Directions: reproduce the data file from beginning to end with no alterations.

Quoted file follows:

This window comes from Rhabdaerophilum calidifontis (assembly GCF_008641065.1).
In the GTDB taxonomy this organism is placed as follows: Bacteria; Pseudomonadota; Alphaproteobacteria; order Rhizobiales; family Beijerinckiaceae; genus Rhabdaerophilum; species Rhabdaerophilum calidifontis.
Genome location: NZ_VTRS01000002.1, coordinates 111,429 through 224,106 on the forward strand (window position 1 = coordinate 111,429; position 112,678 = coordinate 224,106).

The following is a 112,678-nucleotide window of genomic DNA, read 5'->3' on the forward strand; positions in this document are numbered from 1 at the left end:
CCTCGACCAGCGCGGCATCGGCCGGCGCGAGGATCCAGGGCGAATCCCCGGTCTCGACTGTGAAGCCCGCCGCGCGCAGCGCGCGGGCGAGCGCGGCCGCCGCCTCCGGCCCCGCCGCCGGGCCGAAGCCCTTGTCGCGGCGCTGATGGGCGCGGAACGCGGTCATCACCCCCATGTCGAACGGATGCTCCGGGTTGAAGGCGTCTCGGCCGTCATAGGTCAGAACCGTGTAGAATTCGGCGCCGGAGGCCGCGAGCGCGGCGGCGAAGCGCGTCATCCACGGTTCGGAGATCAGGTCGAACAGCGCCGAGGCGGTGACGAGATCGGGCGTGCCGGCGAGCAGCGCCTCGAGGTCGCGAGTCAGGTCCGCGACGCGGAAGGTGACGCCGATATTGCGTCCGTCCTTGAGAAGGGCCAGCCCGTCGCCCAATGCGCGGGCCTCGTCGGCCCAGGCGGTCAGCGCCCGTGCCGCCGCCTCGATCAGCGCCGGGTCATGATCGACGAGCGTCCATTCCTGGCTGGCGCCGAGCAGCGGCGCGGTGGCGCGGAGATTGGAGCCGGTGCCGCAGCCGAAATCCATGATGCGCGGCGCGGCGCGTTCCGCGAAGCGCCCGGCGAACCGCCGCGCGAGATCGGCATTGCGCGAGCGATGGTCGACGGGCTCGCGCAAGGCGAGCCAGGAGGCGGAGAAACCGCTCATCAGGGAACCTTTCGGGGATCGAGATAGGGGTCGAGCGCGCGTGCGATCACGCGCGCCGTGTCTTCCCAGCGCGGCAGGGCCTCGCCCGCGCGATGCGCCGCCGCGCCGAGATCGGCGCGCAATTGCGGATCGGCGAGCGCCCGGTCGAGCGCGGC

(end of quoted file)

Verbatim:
This window comes from Rhabdaerophilum calidifontis (assembly GCF_008641065.1).
In the GTDB taxonomy this organism is placed as follows: Bacteria; Pseudomonadota; Alphaproteobacteria; order Rhizobiales; family Beijerinckiaceae; genus Rhabdaerophilum; species Rhabdaerophilum calidifontis.
Genome location: NZ_VTRS01000002.1, coordinates 111,429 through 224,106 on the forward strand (window position 1 = coordinate 111,429; position 112,678 = coordinate 224,106).

The following is a 112,678-nucleotide window of genomic DNA, read 5'->3' on the forward strand; positions in this document are numbered from 1 at the left end:
CCTCGACCAGCGCGGCATCGGCCGGCGCGAGGATCCAGGGCGAATCCCCGGTCTCGACTGTGAAGCCCGCCGCGCGCAGCGCGCGGGCGAGCGCGGCCGCCGCCTCCGGCCCCGCCGCCGGGCCGAAGCCCTTGTCGCGGCGCTGATGGGCGCGGAACGCGGTCATCACCCCCATGTCGAACGGATGCTCCGGGTTGAAGGCGTCTCGGCCGTCATAGGTCAGAACCGTGTAGAATTCGGCGCCGGAGGCCGCGAGCGCGGCGGCGAAGCGCGTCATCCACGGTTCGGAGATCAGGTCGAACAGCGCCGAGGCGGTGACGAGATCGGGCGTGCCGGCGAGCAGCGCCTCGAGGTCGCGAGTCAGGTCCGCGACGCGGAAGGTGACGCCGATATTGCGTCCGTCCTTGAGAAGGGCCAGCCCGTCGCCCAATGCGCGGGCCTCGTCGGCCCAGGCGGTCAGCGCCCGTGCCGCCGCCTCGATCAGCGCCGGGTCATGATCGACGAGCGTCCATTCCTGGCTGGCGCCGAGCAGCGGCGCGGTGGCGCGGAGATTGGAGCCGGTGCCGCAGCCGAAATCCATGATGCGCGGCGCGGCGCGTTCCGCGAAGCGCCCGGCGAACCGCCGCGCGAGATCGGCATTGCGCGAGCGATGGTCGACGGGCTCGCGCAAGGCGAGCCAGGAGGCGGAGAAACCGCTCATCAGGGAACCTTTCGGGGATCGAGATAGGGGTCGAGCGCGCGTGCGATCACGCGCGCCGTGTCTTCCCAGCGCGGCAGGGCCTCGCCCGCGCGATGCGCCGCCGCGCCGAGATCGGCGCGCAATTGCGGATCGGCGAGCGCCCGGTCGAGCGCGGC